I actually think that warning Eve about this truth was the Serpent’s true role in the Garden: “The Knowledge of Good and Evil will make you like Him,” he hisses. What if the Serpent is simply looking down the long road awaiting humanity of bloodthirsty and vengeful jealousy once Eve places her mouth around that forbidden fruit? We only have one side of that conversation, after all – surely not all of it. What if the Serpent is terrified, imploring Eve about the perils of the human condition once they understood of what we are actually capable? He’s trying to stop her: “Stop, don’t eat that! If you do, you will see God’s reflection in yourselves.” But she’s a child being told not to touch the hot stove! 

In short, the Hebrew God myth is a profound ancient metaphor for what Falkner said all great literature must ask: What does it mean to be human? 

Read literally, the Evangelical God is such a simple concept that it does not require growing up to believe in Him. He fashioned first man from clay, then Eve to be his servant. He gives them a Garden, with a temptation so great that to fall for it will doom all of the human race for all time, making it impossible for Him to even look at us without someone suffering for our mistake. He is simply too perfect to be in the presence of imperfection – despite being All Powerful and All Knowing at the same time. For this imperfection – one that He Himself in his wisdom chose to enable – the eternal flames of Hell is the only consequence that He could ever possibly will into existence. 

But by being All Powerful and All Knowing, God provides a way to allow a small number of us to escape that terrible, eternal fate. It requires a blood sacrifice. I just can’t wrap my head around it now – how so many of us still choose to worship a God that would require the blood sacrifice of His Son to save not all of us, but just a few who would believe. But according to Evangelical theology, this concept is far trickier (and more confusing – thanks, Nicean Council): Jesus is not just God’s Son, but somehow the Son becomes God Himself, who takes upon the sins of the world in order to save us from the transgressions that He in his perfection allowed in order to damn us. He has bled for us – paid the price, saved us from our sins so that He no longer sees us at all, simply His own blood saving us from ourselves. Freeing us from a sin we inherited because He introduced it to our ancestors in the Garden. 

And whenever we sin, we nail Him to the cross once again – and we are reminded of how our sinful nature is incapable of anything good without His loving grace to save us from ourselves. He is a God who keeps us children – and as children, we are taught that because of our sinful nature, we are all doomed. If we question any of this, we sin again – because we forget that His ways are not our ways.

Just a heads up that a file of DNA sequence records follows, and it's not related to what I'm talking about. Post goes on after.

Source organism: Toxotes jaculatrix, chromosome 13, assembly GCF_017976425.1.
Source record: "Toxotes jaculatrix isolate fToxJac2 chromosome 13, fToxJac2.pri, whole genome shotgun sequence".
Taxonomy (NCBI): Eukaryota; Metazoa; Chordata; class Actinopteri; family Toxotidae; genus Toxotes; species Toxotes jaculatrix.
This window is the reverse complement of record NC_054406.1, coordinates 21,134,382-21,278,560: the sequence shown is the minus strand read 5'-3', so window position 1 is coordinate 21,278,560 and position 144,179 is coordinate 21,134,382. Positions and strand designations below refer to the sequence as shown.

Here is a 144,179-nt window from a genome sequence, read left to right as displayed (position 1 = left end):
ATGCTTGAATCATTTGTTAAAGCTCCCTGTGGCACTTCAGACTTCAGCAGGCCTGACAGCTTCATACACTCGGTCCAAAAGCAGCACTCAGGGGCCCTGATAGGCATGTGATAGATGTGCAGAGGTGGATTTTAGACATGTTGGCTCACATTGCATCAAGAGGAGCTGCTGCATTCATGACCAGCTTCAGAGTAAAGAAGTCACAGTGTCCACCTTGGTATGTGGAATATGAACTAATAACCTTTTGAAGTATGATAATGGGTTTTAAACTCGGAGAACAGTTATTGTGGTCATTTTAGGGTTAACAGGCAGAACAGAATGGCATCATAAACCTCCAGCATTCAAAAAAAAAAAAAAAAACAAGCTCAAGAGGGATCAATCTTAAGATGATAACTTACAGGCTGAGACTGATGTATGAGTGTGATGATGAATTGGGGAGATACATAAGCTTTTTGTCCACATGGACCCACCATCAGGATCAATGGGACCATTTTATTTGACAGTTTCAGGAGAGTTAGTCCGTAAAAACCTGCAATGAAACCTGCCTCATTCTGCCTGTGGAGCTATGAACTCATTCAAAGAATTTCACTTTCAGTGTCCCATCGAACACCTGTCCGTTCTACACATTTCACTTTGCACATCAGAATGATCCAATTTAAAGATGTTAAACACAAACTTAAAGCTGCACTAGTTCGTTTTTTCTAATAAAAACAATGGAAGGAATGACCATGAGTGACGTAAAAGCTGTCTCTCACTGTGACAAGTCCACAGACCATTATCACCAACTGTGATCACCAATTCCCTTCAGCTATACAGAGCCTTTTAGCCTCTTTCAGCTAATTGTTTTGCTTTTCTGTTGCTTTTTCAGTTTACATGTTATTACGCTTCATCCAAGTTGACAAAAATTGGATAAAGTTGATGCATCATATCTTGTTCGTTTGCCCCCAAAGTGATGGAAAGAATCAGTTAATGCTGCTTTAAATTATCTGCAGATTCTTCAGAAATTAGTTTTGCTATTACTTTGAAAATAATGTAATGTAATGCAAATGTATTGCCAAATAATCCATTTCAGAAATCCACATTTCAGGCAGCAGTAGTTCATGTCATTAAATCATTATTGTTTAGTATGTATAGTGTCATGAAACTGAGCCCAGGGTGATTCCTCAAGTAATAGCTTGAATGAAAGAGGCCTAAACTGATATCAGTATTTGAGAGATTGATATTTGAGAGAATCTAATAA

Imagine with me if this God were a human parent – tempting a child with a simple but intentional temptation that’s nearly literally a variation of “Don’t open the cookie jar.” Imagine how teasing it is to simply make that request to a child, while the cookie jar is within their reach. Imagine how, when the child inevitably opens the cookie jar, the parent casts that child out of the house, then promises physical torture for disobeying him. But instead of torturing the child, this parent lets the child watch them graphically injure themselves instead, to make the child feel ashamed. All this just so that this child – their offspring – will submit to their will without question, without doubt. I have just described devastatingly traumatizing child abuse manifested in a parent suffering from a severe case of Narcissistic Personality Disorder.

Evangelical children are all taught that this is the perfect compass by which to measure love. We grow up modeling that love in ourselves and in the world around us. 

To be fair: This is not the Bible’s standard, nor the Bible’s fault. Look up Matthew 28, John 13, and 1 Corinthians 13 for clearer ideas on that. I still love those chapters. There’s also a beautiful little book in the Old Testament called Hosea, about the titular prophet’s unconditional love for his wife Gomer that is so profound that by accepting her exactly as she is without judgment, he finds God’s light both in her and in himself. I’ve never heard a more wonderful reflection of someone loving someone else in their totality. 

Rather, this corruption is simply what happens when Evangelicals read the Bible’s God literally. Unfortunately, thanks to the Church’s indoctrination, it is the only way in which most people are taught to read the Bible. As a result, Evangelical theology starts chipping away at your self-worth from an early, early age – teaching you that not only are you completely and irrevocably separated from God without the sacrifice of Christ’s blood, but that everyone else around you is as well. Follow the chain: When someone’s own self-worth is finally diminished, their instincts are to try to fill that hole by seeking validation in others. Working with kids taught me that too.